The US feels chilly, while storms wreak havoc in Africa and China

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Lives were lost in a mudslide in Sierra Leone and during typhoon Hato in southern China, while the solar eclipse caused a mild temperature drop across America

Last Monday the?solar eclipse?plunged parts of North America into around two minutes of darkness for the first time in 38 years. However, solar eclipses modify more than just the sunlight, with a domino effect on the weather too.

Unsurprisingly, whilst clear skies are favoured for viewing conditions, they also produce marked weather changes in both temperature and surface winds. Beneath cloudy skies, the temperature decrease will be minimised as less heat is lost from the Earth?s surface. But the average temperature drop under clear skies in the path of totality is between 5F and 10F. An 11F drop was recorded in Pocatello, Idaho.

Similarly, warm air stops rising in the absence of solar radiation, and this results in a reduction of wind speed and shift of direction. Winds on average fall by around 2mph during totality, with Wilmington, Ohio observing up to a 5mph drop in wind speed.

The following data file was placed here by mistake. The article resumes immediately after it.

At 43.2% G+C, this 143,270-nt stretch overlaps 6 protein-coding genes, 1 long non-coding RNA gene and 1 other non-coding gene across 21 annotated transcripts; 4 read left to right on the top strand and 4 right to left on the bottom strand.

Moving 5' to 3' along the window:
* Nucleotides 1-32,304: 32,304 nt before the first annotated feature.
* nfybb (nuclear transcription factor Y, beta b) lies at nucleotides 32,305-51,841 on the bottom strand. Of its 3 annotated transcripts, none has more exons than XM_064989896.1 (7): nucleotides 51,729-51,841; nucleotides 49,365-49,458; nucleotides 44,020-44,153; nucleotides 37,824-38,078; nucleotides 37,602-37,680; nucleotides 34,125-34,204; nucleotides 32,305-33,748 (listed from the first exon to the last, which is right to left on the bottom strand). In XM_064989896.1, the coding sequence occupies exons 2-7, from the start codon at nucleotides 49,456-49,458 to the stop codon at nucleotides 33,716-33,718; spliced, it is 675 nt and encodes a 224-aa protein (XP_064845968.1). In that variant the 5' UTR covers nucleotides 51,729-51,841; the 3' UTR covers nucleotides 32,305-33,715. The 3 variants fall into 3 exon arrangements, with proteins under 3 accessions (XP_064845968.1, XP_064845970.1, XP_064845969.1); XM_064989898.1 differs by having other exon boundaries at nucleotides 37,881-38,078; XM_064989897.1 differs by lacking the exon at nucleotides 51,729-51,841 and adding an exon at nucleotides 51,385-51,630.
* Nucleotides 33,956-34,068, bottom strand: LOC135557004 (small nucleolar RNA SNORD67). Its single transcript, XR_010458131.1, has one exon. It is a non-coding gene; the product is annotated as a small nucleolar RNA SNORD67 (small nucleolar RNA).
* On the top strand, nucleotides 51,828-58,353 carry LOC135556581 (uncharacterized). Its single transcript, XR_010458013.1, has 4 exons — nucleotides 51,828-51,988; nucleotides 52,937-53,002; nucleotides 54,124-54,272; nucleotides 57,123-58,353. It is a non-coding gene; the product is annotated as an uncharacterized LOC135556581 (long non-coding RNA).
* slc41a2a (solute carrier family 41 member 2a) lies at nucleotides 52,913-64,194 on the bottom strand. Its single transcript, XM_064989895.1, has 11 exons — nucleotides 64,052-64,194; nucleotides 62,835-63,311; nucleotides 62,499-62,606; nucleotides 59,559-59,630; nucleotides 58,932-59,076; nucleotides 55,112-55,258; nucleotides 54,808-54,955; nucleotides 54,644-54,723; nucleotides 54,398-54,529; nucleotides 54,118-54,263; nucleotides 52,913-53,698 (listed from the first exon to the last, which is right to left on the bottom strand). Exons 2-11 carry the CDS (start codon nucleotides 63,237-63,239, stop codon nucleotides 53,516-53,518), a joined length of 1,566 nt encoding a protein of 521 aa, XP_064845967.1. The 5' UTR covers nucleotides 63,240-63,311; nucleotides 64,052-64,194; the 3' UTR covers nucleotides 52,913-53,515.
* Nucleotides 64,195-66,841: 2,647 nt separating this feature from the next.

Elsewhere, heavy rain inundated?Sierra Leone?last week, inducing a devastating mudslide which swept away thousands of homes, killing nearly 500 people. Sierra Leone?s rainy season runs from May to October, with July and August being most notably wet and humid; since 1 July however, the region has seen over 100cm of rain ? three times its average.

Typhoon Hato, the strongest storm since 1968, lashed southern China last week in a destructive path across Hong Kong and Macau, triggering large ocean swells that submerged the streets. Wind gusts reached over 100mph, flattening buildings and killing 16 people, with many others still missing.